Director Mahesh Manjrekar’s ‘Antim: The Final Truth’ is a crime drama centred around the circle of fate. Based on the Marathi film ‘Mulshi Pattern’, the film is about the journey of Rahul Patil aka Rahulya, a farmer’s son who joins forces with the ruthless underworld to survive.
After seeing his father Datta Patil (Sachin Khedekar), a farmer and one-time renowned wrestler, reduced to penury, Rahul becomes a rebel of sorts when he by happenstance comes in direct conflict with the local corporator Salvi’s goons. His daredevil attitude impresses a small-time gangster Nanya (Upendra Limaye), who then takes Rahul under his fold.
Rahul’s rise as the don in Pune’s underbelly attracts the attention of police officer Rajveer Singh (Salman Khan), who, realising that the cops just could not control the gangsters, decides on, “Hum kuchh nahin karenge, karenge dimag se (I just won’t do anything, but if I do something, I’ll act using my head).”
He then goes on to quote the Mahabharata to take down the “do take ke gunday (those small-time goons).” Rajveer Singh plots a gang war, a convenient excuse for not dirtying his hand.
The film is an outright Aayush Sharma canvas. With brilliant screen presence, he delivers his part with panache. Despite being a noir character, he draws you emotionally to invest in him. He is aptly supported by Rohit Haldikar, who plays his childhood friend Ganya.
Salman Khan is introduced with flamboyance as the helpful Sardarji, who also happens to be a police officer. Unfortunately, this fanfare introductory scene lacks lustre and sheen. He does look like a spent force who seems to fit his role perfectly.
Mahima Makwana playing Manda, the attractive tea vendor, and Rahul’s love interest, is earnest and promising, but has limited screen time to display her histrionics.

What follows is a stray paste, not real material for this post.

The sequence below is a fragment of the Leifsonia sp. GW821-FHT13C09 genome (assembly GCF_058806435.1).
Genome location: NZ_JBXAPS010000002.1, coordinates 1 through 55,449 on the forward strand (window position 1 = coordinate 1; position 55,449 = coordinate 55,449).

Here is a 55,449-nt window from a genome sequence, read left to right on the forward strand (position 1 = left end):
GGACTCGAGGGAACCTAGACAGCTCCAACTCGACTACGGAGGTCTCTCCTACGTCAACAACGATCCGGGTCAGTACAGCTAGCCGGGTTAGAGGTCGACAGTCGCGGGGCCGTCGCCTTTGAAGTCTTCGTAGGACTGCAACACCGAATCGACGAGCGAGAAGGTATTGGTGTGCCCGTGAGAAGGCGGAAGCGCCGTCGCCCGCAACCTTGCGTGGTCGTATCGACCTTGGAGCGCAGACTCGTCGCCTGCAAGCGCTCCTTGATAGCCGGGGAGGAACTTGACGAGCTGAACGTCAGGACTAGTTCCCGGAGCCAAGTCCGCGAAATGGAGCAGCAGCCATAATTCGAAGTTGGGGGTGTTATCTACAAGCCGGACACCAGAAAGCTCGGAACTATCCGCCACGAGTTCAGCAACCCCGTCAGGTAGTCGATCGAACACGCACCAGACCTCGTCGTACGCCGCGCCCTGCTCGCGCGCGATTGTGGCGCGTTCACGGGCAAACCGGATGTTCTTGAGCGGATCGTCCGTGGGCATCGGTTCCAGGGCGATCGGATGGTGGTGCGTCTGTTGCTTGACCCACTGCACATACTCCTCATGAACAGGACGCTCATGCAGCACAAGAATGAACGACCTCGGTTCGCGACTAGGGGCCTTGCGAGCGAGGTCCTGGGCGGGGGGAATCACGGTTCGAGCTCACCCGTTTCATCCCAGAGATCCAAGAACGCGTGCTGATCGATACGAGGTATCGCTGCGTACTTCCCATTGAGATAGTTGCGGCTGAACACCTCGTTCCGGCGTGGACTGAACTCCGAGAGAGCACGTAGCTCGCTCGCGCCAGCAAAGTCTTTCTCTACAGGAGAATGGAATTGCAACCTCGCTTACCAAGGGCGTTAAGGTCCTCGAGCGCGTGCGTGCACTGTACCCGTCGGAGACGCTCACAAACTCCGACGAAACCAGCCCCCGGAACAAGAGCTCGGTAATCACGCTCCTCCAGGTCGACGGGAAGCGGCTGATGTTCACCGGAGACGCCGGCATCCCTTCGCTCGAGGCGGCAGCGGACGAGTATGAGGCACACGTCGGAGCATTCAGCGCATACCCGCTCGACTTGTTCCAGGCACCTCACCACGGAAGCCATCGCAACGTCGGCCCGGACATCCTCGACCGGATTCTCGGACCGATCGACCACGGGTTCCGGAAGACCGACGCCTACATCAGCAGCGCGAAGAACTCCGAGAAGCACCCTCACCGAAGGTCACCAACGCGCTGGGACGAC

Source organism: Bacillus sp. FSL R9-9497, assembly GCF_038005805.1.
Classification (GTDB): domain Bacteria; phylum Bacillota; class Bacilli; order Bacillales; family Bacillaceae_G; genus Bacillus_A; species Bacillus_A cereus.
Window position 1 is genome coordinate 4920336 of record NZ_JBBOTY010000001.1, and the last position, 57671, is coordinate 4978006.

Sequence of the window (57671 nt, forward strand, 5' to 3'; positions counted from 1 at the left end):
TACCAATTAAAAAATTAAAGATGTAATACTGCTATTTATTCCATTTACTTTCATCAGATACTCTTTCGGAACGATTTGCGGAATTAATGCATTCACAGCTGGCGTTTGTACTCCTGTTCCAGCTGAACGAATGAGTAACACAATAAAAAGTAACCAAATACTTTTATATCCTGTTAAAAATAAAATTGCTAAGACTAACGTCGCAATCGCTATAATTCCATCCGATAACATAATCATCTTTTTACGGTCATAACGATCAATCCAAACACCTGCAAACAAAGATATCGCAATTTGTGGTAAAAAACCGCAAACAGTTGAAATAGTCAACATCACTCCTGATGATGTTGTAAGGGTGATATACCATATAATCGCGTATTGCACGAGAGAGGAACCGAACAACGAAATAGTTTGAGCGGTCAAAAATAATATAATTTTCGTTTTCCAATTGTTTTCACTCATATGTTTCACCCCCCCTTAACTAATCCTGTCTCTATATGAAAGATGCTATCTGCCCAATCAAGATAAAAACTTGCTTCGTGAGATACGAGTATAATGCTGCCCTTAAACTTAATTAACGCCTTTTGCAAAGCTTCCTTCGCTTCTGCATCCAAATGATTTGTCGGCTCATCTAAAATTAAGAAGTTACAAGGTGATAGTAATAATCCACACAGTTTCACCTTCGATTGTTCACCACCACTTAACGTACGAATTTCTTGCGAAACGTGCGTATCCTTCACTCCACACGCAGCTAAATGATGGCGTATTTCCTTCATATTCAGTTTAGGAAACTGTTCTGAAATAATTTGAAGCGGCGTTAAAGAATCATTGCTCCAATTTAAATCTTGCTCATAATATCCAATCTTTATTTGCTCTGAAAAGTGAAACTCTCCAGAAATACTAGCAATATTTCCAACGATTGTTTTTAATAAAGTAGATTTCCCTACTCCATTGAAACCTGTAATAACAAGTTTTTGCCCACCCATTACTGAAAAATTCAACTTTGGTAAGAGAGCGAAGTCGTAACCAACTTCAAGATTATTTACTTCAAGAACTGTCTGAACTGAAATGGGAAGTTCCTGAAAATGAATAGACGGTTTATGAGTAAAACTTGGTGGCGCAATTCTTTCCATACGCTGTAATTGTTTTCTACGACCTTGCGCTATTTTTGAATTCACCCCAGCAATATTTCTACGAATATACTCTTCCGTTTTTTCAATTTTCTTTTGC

Sachin Khedekar, Upendra Limaye, Sayaji Shinde, who essays the role of Inspector Uday, Nitin Dheer and Jisshu Sengupta, who play the goons Daya and Pitya, respectively, are all in top form, and they deliver pitch-perfect performances making their characters believable.
Walushcha De Souza, dancing in traditional Maharashtrian attire to the item number ‘Chingari’, is far from traditional but refreshing.
Varun Dhawan makes his presence felt in the song ‘Vighnaharta’. Instead of being an asset to the film, he is an eyesore simply because he sports his footwear while dancing to an auspicious number in a Ganpati Mandap. His shoe is a distraction.
The plot has ample face-offs and action sequences that are astutely choreographed. The fights that feature Salman Khan are mostly captured in slow motion, probably to camouflage the hero’s waning spirit.
For Salman’s fans there is a bare-chested, muscle-flexing scene, and a fight with the equally attractive Aayush. This policeman-gangster face-off fleetingly reminds you of Amitabh Bachchan’s fight with Vinod Khanna in ‘Amar Akbar Anthony’.
Mounted with ace production values the film ticks most of the boxes of a mass, over-the-top entertainer that touches your heart.